HiRISE Student Image of the Week: Intersection of Hyblaeus and Elysium Chasmata

Steve Halla’s class at Leap Academy Charter High School in Camden, NJ, suggested this image, a region near the intersection of Elysium Chasma and Hyblaeus Chasma. The class suggested that seeing a cross-section of Hyblaeus Chasma in the walls of Elysium Chasma might shed light on the mechanism(s) that formed it.

A cross-section of Hyblaeu Chasma is visible in the first subimage . The chasm seems to be filled with a resistant light-toned layer, about 200 meters thick (likely consisting of cemented windblown sand and dust) forming a mantling unit and overlying more resistant boulder-rich layers. The sand and dust was likely blown into Hyblaeu Chasma after it was formed by tectonic processes, possibly in combination with fluvial processes. The chasmata were subsequently broadened by hillslope erosion: boulders are strewn along the top of this dusty mantling unit. Slumping, possibly caused by faulting, along the southern wall of Hyblaeus is visible at the intersection with Elysium Chasma.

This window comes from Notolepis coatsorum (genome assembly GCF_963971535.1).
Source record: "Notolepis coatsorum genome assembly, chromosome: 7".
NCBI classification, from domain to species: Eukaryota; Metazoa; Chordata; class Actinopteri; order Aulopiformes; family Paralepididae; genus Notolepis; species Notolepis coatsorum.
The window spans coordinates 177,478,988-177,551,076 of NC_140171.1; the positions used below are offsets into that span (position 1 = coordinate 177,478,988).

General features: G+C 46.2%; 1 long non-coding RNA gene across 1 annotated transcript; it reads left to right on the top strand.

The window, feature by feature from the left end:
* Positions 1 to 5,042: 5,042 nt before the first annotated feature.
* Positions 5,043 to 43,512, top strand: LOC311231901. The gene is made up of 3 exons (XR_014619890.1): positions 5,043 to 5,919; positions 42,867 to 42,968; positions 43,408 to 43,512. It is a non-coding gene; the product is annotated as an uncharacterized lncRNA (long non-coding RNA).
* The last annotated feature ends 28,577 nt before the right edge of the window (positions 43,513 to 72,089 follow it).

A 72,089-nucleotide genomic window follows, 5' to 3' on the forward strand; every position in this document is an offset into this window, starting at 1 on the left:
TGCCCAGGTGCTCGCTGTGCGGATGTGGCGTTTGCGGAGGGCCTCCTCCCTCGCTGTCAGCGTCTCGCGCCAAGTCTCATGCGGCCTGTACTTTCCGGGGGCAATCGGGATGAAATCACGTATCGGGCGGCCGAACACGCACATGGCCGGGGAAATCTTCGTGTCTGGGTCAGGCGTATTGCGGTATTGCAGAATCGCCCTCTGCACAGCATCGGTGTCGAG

This image also shows a number of dark streaks along the walls of Elysium Chasma, further to the south. One fresh-appearing streak divides around a slight ridge in the second subimage (about 1 kilometer across). Other smaller, fainter, possibly older streaks have formed on either side of this ridge, producing a herringbone-like pattern. A number of explanations have been suggested for these streaks, including the idea that they are formed by dry avalanches of dust.
Written by: Ginny Gulick   (16 February 2008)

More info and image formats at http://hirise.lpl.arizona.edu/PSP_003545_2025

Image: NASA/JPL/University of Arizona